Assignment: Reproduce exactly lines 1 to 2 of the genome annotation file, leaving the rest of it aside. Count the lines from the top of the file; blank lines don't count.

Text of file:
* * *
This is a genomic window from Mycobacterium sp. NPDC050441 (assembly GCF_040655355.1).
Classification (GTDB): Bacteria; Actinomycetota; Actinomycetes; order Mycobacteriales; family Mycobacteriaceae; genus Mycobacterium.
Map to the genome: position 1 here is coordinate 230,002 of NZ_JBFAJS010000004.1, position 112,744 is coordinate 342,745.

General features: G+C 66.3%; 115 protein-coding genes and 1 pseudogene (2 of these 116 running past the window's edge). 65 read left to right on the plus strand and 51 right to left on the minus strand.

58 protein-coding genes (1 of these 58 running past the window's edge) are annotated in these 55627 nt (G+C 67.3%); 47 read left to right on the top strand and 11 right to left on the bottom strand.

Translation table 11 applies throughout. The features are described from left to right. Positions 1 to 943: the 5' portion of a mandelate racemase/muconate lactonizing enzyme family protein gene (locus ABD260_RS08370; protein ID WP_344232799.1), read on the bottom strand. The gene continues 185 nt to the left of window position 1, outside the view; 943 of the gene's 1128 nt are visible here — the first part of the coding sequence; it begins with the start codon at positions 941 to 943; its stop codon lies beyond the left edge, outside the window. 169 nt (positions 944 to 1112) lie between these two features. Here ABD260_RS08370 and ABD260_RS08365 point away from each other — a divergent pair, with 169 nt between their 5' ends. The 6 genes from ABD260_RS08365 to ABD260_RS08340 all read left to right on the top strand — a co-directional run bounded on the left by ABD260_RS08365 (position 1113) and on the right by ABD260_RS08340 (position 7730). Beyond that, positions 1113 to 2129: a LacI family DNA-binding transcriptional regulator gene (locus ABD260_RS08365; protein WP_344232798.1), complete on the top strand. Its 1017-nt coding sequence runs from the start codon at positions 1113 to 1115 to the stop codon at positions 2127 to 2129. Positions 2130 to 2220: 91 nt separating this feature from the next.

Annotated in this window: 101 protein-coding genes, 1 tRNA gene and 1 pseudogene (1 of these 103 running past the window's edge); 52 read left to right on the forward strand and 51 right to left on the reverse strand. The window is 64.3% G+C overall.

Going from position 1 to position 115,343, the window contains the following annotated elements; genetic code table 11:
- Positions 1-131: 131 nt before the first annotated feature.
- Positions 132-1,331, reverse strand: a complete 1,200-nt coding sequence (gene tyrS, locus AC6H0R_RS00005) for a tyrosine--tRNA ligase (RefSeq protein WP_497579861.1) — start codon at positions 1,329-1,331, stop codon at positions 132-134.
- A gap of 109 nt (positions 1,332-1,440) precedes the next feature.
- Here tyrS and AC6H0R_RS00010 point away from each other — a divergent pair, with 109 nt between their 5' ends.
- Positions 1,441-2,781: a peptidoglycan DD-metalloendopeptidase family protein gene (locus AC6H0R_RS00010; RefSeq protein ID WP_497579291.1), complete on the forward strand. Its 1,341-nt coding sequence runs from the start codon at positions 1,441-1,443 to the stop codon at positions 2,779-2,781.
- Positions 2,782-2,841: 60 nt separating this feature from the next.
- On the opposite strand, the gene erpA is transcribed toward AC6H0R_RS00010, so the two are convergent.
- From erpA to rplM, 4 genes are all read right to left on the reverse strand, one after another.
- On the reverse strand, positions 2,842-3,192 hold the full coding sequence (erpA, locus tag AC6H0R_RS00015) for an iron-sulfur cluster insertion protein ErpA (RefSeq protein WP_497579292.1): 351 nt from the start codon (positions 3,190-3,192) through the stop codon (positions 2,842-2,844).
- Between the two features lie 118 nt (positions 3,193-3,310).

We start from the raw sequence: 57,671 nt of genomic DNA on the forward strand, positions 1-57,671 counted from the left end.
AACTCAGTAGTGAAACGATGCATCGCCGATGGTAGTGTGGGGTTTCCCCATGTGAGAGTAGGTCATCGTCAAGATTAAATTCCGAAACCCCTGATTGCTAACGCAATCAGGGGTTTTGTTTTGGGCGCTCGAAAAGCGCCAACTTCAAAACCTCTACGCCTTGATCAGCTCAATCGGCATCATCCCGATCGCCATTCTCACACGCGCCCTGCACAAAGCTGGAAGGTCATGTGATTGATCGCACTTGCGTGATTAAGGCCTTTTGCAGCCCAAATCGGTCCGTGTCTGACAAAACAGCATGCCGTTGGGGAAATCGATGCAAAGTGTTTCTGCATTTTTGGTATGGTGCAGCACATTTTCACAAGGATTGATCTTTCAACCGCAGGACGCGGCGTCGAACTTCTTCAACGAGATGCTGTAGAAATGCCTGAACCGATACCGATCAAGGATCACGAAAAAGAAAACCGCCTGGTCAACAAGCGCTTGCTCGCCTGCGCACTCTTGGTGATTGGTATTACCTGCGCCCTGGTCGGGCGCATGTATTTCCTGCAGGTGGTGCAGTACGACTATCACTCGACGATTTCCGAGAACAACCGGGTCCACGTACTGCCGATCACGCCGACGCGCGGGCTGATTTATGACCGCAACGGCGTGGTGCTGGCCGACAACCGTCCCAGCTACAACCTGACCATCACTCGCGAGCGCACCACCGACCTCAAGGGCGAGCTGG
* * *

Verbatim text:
This is a genomic window from Mycobacterium sp. NPDC050441 (assembly GCF_040655355.1).
Classification (GTDB): Bacteria; Actinomycetota; Actinomycetes; order Mycobacteriales; family Mycobacteriaceae; genus Mycobacterium.